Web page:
There’s a brilliant term coined by urban dictionary that combines the topic of hormones and mood, called "hormotional."
From the Urban Dictionary:
Adjective – Feeling strong emotions brought on by the hormonal fluctuations caused by a woman’s menstrual cycle.
Noun – Hormotion: An emotion felt with particular intensity during the hormonal fluctuations caused by a woman’s menstrual cycle.
As in…”I’m sorry honey, I didn’t mean to bite your f@$king head off, I’m just feeling a little hormotional today.”
Why Hormones Affect Your Mood
Are you familiar with feelings of overwhelm, underwhelm and anywhere in between where you simply don’t feel like – or act like yourself anymore? Women over the age of 35 is likely well-acquainted with not being able to get a handle on her “hormotions” because a few key hormones have started to play tricks with her body as well as her mind.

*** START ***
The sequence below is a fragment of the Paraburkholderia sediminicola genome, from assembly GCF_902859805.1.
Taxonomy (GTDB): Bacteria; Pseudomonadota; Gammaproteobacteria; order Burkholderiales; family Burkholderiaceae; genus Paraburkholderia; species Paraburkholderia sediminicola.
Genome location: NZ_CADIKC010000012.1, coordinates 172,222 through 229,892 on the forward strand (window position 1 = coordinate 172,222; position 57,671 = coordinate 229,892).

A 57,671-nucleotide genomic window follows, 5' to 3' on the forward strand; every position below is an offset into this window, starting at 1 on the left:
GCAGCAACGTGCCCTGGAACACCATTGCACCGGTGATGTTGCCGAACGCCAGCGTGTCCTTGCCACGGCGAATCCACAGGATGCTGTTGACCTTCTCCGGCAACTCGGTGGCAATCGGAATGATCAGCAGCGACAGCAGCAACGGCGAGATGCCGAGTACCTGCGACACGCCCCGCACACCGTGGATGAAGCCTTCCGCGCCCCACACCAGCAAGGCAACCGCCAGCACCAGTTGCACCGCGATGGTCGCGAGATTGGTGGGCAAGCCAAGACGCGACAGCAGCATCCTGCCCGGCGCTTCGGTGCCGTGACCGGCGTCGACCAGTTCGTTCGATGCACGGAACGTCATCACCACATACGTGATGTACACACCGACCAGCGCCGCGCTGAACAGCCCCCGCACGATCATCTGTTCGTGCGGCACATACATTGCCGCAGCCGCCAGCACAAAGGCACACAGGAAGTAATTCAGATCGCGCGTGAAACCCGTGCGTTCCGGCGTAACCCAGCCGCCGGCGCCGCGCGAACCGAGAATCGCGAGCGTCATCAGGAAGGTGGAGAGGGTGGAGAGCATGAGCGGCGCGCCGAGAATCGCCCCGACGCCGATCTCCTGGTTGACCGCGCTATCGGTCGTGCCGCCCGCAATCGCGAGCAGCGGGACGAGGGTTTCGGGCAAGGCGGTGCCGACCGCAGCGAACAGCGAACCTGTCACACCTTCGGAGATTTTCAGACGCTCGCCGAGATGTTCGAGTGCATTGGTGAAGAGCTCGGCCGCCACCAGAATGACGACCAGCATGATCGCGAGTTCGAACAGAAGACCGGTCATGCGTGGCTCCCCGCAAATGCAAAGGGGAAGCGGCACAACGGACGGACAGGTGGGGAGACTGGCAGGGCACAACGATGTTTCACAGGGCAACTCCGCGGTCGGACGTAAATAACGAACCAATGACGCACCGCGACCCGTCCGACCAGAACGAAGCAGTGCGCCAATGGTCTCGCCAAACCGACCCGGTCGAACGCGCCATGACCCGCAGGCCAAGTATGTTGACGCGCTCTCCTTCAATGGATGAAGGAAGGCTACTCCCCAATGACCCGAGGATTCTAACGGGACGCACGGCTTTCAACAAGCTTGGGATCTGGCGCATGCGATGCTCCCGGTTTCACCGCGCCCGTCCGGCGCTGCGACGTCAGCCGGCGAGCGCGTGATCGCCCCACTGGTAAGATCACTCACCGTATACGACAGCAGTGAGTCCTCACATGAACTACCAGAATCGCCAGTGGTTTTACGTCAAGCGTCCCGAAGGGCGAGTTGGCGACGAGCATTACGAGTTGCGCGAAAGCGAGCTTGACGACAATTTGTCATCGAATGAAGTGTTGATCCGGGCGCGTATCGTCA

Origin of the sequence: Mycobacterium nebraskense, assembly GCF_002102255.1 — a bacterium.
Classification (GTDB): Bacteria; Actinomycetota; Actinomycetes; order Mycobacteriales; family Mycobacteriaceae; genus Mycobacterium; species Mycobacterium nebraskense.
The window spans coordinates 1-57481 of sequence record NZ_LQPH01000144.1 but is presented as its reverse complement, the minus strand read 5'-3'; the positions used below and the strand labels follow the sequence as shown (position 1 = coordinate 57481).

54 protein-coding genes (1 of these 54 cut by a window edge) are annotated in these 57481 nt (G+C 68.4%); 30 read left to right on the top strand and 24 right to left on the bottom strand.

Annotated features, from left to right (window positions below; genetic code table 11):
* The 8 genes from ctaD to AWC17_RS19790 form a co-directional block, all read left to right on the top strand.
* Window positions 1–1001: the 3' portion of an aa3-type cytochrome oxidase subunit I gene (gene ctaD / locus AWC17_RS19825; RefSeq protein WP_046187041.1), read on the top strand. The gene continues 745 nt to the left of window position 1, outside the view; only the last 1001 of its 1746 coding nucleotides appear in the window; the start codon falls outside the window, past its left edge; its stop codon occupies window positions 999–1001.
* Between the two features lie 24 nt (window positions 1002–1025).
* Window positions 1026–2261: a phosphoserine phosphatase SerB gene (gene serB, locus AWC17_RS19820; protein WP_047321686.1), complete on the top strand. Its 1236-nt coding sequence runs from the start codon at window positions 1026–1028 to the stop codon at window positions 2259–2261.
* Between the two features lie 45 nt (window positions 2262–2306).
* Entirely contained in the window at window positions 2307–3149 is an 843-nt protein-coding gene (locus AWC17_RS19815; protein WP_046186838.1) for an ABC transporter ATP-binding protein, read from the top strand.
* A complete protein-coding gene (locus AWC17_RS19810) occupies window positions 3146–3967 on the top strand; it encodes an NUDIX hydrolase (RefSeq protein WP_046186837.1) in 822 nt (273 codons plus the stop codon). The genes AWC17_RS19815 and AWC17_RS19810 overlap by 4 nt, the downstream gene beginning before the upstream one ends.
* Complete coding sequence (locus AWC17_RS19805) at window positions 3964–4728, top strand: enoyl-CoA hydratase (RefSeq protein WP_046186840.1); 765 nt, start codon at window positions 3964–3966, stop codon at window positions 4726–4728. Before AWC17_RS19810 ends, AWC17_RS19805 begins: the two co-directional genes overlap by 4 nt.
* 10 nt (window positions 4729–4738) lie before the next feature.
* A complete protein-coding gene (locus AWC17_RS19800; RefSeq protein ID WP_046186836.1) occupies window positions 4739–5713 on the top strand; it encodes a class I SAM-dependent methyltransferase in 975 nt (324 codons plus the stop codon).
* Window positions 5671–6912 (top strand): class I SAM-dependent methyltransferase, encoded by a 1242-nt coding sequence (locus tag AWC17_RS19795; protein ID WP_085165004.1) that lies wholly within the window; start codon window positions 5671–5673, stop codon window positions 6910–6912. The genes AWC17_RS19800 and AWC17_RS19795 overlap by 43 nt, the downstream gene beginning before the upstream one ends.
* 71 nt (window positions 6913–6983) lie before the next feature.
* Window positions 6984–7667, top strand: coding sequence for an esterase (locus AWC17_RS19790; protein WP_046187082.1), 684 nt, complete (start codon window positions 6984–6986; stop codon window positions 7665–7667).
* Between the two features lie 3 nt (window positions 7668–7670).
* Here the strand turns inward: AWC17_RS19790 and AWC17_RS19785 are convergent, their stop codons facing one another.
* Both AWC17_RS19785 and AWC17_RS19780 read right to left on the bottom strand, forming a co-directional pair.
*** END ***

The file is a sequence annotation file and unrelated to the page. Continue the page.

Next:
Women’s International writes: “Just mention those three little letters—PMS—and you’re bound to get a reaction. Women nod in sympathy; men cringe at the thought. Everyone seems to know someone whose moods go through a ‘Jekyll & Hyde’ type of transformation during that time of the month.
But the emphasis on PMS and its effects on a woman’s mood seems to be blown out of proportion, especially in light of the fact that a woman’s life is a continuum of hormonal upheavals that affect her moods. From puberty through post-menopause, women experience a continuous cycle of hormonal fluctuations that affect brain chemistry and, therefore, their moods.”